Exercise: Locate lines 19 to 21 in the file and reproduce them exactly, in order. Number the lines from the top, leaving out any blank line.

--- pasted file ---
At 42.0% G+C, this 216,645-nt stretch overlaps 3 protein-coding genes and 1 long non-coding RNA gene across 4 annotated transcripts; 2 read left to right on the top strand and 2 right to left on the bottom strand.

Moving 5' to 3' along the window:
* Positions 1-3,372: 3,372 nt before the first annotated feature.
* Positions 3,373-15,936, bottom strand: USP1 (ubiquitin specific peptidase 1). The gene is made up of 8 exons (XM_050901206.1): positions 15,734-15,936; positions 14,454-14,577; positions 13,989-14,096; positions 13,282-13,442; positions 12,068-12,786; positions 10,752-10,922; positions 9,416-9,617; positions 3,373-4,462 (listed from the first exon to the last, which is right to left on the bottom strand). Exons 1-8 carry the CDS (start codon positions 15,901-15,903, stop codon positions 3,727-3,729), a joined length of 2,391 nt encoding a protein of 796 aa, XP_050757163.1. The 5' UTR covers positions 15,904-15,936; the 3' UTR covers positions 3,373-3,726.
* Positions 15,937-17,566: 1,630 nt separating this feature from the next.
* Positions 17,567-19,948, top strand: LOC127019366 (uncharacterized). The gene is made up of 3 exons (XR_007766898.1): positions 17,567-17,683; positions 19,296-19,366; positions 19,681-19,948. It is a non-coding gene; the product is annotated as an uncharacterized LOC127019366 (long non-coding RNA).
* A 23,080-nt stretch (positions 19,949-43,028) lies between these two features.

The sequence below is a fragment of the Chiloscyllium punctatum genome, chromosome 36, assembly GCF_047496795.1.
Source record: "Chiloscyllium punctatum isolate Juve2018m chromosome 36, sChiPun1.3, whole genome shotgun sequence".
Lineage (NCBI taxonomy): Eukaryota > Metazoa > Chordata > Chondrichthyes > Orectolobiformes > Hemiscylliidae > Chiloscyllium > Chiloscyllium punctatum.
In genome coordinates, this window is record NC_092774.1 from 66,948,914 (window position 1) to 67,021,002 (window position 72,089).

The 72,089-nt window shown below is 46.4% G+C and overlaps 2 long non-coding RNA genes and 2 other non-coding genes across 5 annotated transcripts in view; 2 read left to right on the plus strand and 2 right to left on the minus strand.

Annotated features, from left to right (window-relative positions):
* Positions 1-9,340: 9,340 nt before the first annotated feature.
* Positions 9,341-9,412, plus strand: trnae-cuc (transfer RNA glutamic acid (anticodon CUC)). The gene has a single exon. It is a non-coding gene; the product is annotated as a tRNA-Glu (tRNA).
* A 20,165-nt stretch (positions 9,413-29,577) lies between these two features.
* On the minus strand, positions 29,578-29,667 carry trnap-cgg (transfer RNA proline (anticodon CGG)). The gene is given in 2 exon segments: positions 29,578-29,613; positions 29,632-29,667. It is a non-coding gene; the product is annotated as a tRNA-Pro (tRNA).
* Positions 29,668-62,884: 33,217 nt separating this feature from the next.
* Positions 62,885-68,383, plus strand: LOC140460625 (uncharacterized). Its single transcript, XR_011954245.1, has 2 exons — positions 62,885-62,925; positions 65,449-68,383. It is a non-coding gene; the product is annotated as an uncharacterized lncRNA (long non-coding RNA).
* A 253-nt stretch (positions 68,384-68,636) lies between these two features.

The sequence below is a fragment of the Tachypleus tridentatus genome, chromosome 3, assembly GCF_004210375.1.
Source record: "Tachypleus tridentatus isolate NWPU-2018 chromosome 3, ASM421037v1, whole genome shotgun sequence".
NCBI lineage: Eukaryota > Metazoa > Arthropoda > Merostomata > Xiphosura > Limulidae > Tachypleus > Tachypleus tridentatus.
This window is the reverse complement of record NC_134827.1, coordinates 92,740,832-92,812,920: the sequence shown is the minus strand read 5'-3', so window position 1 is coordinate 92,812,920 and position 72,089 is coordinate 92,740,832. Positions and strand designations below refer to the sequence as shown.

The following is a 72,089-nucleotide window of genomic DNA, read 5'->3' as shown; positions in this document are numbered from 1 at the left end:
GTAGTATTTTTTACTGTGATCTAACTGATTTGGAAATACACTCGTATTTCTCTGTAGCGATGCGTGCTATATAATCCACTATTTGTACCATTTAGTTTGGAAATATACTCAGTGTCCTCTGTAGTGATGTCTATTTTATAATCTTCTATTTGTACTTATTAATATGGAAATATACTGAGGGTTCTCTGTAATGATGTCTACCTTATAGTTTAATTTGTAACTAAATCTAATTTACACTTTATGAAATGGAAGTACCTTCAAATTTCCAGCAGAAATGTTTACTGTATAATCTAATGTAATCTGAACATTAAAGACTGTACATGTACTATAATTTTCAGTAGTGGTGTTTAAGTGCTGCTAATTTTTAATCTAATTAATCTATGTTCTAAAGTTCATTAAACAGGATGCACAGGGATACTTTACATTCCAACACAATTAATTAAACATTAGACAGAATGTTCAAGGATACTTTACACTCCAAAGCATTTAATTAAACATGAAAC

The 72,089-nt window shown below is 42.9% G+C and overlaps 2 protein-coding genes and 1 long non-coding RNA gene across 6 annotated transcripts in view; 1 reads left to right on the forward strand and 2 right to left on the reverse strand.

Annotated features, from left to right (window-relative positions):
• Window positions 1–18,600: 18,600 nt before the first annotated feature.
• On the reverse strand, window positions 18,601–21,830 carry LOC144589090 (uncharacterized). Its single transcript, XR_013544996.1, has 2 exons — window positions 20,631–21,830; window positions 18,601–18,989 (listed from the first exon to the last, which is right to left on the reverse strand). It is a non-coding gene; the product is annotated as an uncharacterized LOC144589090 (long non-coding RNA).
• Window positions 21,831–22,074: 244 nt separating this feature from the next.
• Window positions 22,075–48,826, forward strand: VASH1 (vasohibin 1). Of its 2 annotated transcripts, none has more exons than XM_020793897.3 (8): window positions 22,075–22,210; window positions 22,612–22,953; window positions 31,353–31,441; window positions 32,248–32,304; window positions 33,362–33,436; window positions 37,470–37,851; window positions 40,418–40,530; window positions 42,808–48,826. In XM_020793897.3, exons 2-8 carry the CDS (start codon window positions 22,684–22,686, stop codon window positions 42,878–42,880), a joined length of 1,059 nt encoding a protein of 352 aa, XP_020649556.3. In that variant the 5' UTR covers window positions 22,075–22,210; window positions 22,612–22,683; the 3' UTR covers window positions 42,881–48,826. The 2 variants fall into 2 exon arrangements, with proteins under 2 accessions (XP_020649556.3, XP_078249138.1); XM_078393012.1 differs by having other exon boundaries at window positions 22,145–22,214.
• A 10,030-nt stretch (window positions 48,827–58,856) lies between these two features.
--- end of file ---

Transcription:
* Positions 62,885-68,383, plus strand: LOC140460625 (uncharacterized). Its single transcript, XR_011954245.1, has 2 exons — positions 62,885-62,925; positions 65,449-68,383. It is a non-coding gene; the product is annotated as an uncharacterized lncRNA (long non-coding RNA).
* A 253-nt stretch (positions 68,384-68,636) lies between these two features.

The sequence below is a fragment of the Tachypleus tridentatus genome, chromosome 3, assembly GCF_004210375.1.